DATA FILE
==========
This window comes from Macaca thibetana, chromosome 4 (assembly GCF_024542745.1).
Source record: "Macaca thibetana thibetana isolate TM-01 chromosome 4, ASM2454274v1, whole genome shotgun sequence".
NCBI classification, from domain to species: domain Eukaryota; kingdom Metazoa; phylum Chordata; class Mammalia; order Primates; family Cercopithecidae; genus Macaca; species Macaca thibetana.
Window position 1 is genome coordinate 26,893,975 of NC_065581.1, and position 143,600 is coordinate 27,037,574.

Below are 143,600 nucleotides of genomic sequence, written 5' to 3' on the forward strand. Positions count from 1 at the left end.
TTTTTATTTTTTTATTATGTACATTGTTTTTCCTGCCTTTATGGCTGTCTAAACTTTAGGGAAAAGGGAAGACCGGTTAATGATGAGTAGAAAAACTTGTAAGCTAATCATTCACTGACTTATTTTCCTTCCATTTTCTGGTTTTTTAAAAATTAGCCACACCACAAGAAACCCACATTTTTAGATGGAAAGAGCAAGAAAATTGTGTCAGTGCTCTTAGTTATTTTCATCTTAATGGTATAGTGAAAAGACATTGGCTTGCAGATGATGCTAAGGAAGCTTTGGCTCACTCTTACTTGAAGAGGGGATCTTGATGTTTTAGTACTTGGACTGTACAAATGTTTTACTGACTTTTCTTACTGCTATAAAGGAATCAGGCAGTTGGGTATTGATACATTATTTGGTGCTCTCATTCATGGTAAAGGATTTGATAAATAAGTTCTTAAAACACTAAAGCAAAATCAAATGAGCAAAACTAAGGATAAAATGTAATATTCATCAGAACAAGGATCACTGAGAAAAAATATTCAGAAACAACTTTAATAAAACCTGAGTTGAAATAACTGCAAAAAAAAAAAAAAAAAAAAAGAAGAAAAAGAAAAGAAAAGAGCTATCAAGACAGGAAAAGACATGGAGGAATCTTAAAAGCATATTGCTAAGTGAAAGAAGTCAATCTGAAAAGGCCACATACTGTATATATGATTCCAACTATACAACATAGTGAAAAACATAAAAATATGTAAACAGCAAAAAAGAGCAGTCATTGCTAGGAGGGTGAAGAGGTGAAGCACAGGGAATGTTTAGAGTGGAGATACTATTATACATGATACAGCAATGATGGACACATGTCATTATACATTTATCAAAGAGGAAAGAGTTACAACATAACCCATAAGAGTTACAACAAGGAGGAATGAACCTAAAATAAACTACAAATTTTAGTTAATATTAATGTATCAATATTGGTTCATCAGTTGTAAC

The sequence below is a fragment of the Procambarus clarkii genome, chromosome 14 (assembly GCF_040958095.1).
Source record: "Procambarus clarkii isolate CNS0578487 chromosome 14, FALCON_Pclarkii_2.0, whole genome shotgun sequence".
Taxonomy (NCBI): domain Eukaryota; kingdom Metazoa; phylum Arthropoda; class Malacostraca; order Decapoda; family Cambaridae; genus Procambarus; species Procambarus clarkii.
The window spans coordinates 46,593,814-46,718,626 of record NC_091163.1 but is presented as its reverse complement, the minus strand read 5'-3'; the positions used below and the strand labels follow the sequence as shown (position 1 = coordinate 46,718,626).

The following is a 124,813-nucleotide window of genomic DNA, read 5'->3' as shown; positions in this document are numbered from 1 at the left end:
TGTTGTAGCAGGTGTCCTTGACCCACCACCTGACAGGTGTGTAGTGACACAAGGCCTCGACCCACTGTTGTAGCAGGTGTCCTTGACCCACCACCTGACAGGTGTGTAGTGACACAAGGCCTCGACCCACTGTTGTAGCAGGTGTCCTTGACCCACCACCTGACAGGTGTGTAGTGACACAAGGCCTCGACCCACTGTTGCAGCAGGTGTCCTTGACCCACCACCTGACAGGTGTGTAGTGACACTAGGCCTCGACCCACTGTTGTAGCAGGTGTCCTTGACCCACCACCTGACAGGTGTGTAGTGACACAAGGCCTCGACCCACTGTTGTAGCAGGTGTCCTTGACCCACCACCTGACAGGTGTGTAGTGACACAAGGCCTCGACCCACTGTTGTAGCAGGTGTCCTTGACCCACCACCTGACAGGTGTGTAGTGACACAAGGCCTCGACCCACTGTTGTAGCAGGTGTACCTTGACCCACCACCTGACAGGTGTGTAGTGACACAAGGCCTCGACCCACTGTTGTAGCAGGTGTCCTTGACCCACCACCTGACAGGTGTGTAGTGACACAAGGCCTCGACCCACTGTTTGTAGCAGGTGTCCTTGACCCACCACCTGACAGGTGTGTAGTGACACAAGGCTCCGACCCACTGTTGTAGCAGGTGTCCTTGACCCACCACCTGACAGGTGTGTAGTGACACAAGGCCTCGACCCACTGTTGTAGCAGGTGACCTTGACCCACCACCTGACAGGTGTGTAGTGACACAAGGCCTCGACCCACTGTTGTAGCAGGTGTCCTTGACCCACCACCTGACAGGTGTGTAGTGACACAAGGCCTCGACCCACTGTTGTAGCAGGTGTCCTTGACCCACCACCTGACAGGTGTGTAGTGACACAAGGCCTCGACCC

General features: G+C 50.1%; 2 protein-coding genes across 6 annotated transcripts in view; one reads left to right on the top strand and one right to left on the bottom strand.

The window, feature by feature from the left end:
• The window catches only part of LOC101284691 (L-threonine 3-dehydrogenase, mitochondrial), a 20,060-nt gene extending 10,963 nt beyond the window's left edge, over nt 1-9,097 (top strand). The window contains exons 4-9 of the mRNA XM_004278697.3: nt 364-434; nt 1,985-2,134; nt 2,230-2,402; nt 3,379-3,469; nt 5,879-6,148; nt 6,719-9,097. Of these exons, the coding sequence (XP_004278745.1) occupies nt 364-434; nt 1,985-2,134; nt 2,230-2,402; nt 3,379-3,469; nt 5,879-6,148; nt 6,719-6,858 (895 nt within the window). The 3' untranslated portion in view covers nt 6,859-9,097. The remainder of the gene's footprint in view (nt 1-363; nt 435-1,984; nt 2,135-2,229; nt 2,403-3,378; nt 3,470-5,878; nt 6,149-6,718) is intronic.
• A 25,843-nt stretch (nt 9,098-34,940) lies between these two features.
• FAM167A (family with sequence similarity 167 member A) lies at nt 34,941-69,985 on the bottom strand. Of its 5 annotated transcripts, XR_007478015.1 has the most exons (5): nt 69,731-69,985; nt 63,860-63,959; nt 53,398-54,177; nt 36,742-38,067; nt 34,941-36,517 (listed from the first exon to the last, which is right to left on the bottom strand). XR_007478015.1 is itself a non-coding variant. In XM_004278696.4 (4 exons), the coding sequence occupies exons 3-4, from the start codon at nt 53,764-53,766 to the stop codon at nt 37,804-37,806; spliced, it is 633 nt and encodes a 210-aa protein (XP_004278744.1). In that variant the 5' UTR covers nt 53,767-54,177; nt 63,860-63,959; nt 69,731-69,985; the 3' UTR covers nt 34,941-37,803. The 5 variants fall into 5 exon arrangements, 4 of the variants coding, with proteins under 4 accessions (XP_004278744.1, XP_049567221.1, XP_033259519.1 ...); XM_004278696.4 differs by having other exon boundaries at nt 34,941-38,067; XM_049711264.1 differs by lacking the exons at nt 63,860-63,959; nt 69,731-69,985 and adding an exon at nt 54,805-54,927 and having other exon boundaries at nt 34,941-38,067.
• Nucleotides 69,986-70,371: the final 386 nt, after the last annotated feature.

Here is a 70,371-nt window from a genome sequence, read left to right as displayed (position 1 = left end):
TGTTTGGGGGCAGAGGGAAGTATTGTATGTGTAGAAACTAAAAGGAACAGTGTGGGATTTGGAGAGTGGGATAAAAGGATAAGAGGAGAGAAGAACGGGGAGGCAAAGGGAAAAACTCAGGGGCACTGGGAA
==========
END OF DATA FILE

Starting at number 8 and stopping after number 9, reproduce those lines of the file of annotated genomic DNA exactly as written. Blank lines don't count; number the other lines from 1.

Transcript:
Source record: "Procambarus clarkii isolate CNS0578487 chromosome 14, FALCON_Pclarkii_2.0, whole genome shotgun sequence".
Taxonomy (NCBI): domain Eukaryota; kingdom Metazoa; phylum Arthropoda; class Malacostraca; order Decapoda; family Cambaridae; genus Procambarus; species Procambarus clarkii.